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Theses, Masters

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This item is available under a Creative Commons License for non-commercial use only

Abstract

Simultaneous double bending, where two 90° bends are formed in a single workpiece, in close proximity to each other and in alternate directions, are common in the metal forming industry, especially so in small production batches where press brakes and their associated tooling is extensively used. This bending process, resulting in what is commonly called a ‘joggle’ bend, is executed using specially shaped forming dies. The geometry of these dies determines the geometry of the bend and also the amount of sliding and /or stretching that takes place in the workpiece during the forming process. This in turn determines the forces and therefore the stresses experienced by the dies, and the strains experienced by the workpieces. The objectives of this research were as follows: • To determine by experiment the relationship between the displacements of metal forming dies, the forces that they are subjected to at particular displacements and the geometry of the forming dies. • To observe and record, via the use of etched grid circles, the strain distribution on the surfaces of chosen experimental test pieces • To compare the experimental results with results predicted by Finite Element Analysis (FEA) using Deform PC Pr, a commercially available elasto-plastic capable FEA package. • To determine, using the same FEA package, the elastic stresses in the dies and the plastic strain in the workpieces at various stages throughout the forming process. • Having considered both experimental and analytical data, to determine whether general conclusions can be drawn that have not been observed previously and which would allow for better understanding and control of the process In order to complete the objectives, a test rig was designed and built: forming dies of various profiles were manufactured; experimental work was conducted and compared with FE predictions. A number of conclusions were noted that can improve the forming process and component design. The principle conclusions are: • Interference of strain fields on adjacent bends is a function of geometry of the die, with no interference occurring at die step heights of 10.5 mm and above for workpiece materials of 3 mm thickness, whether aluminium or steel. No useful experimental or finite element work was done on material thicknesses other than 3mm. • Workplace thinning occurs when the die step height is less than twice the material thickness. • Incremental force required for incremental strain in the workpiece is a function of displacement and has a continually rising characteristic. • Incremental force required for incremental strain in the workpiece is also a function of the geometry of the die, and the prolife of the applied force – displacement curve changes significantly with die geometry. • It is difficult to identify a relationship between die step height and total energy required for deformation, for workpieces make from either steel or aluminium.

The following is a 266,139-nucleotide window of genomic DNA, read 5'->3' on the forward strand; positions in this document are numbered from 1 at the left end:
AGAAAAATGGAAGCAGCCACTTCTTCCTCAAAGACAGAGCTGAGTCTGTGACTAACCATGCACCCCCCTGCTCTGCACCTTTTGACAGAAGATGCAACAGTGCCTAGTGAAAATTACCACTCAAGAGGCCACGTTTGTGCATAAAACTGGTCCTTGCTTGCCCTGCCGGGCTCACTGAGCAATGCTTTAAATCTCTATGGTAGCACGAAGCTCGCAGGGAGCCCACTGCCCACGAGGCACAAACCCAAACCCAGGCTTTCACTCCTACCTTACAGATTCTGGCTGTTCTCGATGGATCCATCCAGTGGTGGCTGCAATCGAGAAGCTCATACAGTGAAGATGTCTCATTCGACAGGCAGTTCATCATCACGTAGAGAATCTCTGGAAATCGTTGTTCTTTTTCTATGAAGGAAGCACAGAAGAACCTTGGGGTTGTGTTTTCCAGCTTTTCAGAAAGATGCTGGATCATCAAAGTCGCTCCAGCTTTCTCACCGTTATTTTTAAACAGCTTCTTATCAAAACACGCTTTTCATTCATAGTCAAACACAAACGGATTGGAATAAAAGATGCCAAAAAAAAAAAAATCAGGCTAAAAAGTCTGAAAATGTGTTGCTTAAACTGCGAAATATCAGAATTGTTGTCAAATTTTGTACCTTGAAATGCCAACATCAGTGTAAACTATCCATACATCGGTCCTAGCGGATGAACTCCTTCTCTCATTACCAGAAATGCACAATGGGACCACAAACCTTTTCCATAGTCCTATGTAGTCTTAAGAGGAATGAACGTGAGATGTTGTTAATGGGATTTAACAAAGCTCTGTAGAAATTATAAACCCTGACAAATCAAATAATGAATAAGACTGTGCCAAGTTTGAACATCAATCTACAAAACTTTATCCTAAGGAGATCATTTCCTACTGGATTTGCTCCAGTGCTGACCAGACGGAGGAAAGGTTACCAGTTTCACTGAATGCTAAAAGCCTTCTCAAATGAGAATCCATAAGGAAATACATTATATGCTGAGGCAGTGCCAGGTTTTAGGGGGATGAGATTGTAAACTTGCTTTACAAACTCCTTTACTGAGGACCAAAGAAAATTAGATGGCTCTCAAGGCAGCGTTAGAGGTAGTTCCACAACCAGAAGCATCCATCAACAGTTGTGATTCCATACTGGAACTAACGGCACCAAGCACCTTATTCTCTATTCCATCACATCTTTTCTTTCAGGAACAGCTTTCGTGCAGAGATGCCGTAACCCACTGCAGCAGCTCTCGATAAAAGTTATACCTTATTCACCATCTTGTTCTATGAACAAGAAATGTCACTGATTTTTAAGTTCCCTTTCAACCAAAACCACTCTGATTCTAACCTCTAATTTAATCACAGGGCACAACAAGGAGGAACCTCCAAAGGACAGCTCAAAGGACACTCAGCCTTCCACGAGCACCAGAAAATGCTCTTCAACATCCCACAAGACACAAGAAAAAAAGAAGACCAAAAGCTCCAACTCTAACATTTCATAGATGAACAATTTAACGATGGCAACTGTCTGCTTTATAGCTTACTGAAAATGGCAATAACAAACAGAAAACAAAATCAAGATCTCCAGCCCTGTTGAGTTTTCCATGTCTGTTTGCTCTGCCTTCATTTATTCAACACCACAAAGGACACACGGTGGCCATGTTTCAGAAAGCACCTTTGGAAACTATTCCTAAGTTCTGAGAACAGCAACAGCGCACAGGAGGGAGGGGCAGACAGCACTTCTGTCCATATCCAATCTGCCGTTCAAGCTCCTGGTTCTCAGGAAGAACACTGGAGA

DOI

10.21427/D7K90K

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Engineering Commons

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